But what distinguishes One Direction from their predecessors is that rather than trying to fight these stereotypes by gushing about women and being careful not to stand too closely together, they play up to them.
When I was 17, my friend Kate and I decided that someday, when we were really old - like, 30 or something - we would start our own boyband.
Boybands, we reasoned, weren’t put together based on their talent (sorry, JT), but on their sexual/romantic appeal to teenage girls. So why, then, did each boyband only have one or two attractive members? Why couldn’t there be a boyband in which every member was a teenage girl’s fantasy come true? We would call them the HotBoys.
I can’t help thinking that One Direction is the real life manifestation that boyband. And the adolescent female response to them? Has been pretty much exactly as you’d imagine. As my friend and colleague Clementine Ford wrote earlier this week: “[W]hile the official story is that One Direction hail from England, it seems equally plausible at this point that they were willed into the universe by the collective longing of a million young teenage girls.”
Much has been said about how phenomena like Justin Bieber, One Direction and Edward Cullen (and Leonardo DiCaprio, *NSync and the Beatles) provide a safe, unthreatening outlet for female desire. Lust all you want, young ladies, because you’re probably not going to lose your virginity to any of these guys or their freshly razored chests.
But I think there’s an equally interesting story to be told about the way in which groups like One Direction bond girls. Last year, a very clever friend (that’d be Nina Funnell) sent me an email bouncing around some ideas she’d be working on about the way movies from The Virgin Suicides to Knocked Up show heterosexual men bonding over shared desire for women. Where were the images of women bonding over their desire for men, she wondered?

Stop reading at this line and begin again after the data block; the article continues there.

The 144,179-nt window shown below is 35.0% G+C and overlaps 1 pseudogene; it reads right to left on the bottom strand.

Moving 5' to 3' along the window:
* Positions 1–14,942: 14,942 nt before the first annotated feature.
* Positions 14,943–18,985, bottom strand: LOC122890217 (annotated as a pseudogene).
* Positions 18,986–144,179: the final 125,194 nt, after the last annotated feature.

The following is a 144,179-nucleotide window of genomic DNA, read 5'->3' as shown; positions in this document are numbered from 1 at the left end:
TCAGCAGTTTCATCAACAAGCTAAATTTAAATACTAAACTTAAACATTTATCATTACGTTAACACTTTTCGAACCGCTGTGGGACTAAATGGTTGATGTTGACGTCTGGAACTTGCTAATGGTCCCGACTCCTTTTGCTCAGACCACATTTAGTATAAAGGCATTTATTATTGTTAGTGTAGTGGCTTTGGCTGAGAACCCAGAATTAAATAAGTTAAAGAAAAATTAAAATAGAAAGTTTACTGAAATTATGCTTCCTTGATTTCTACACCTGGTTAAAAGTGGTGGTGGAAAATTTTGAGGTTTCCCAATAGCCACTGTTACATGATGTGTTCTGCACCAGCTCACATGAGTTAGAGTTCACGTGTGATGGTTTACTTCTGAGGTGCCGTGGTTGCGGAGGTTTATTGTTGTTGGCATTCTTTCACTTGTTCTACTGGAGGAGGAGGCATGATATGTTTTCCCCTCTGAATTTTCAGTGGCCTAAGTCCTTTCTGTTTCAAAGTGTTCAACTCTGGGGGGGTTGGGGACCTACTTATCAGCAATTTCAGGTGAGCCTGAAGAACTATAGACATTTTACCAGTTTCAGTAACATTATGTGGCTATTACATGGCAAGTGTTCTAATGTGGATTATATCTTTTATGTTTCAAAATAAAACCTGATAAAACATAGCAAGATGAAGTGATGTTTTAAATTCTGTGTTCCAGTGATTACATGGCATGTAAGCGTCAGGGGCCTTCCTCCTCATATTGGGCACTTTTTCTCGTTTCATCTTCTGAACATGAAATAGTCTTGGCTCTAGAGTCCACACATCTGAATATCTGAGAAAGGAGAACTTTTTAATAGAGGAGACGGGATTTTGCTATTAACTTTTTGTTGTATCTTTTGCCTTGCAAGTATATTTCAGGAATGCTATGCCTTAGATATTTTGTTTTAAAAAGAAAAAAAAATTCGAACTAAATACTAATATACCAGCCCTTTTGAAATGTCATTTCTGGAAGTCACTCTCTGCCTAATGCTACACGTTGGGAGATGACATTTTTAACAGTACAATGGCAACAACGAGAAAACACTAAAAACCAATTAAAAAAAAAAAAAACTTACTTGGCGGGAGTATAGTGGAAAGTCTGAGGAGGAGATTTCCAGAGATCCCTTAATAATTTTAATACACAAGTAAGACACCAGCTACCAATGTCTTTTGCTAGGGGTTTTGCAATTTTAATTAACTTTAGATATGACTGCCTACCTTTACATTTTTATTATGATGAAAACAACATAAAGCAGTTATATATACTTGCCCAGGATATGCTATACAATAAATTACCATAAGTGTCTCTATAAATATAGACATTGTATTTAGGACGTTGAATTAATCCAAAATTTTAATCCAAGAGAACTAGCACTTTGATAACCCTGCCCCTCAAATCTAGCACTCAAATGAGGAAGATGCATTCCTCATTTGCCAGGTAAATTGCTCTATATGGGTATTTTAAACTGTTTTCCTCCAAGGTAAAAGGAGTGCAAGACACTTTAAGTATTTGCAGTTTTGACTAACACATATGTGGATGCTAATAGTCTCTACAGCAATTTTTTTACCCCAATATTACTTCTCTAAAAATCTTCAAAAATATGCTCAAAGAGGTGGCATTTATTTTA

"Teen pop stars!" I replied. Kate and I didn’t just fantasise about starting our own boyband. We delighted over meeting someone who
lusted after was IN LOVE WITH the same pop star we were, who felt the same passion and excitement we did, and with whom - as Kate wittily put it a year or two later - we could laugh about “all those stupid teenyboppers who thought they were in love with Taylor, when we really were.”
That neither of us had a shot in hell meant there was no competition. And if it turned out we did have a shot? Well, hey - we would share him.
So, while I’m somewhat baffled by the degree of “excitement” a second-runner up on UK X Factor (cute though they may be) seems to be eliciting around the globe, I can’t hate on their fans.
And if you want to “get” what the fuss is all about, this was - in my opinion - their best performance on the show. Two of them can even sing.
Related: Edward Cullen: typical teenage Tiger Beat dreamboat
When will I, will I be famous?
Elsewhere: One Direction and teen sexuality (Daily Life)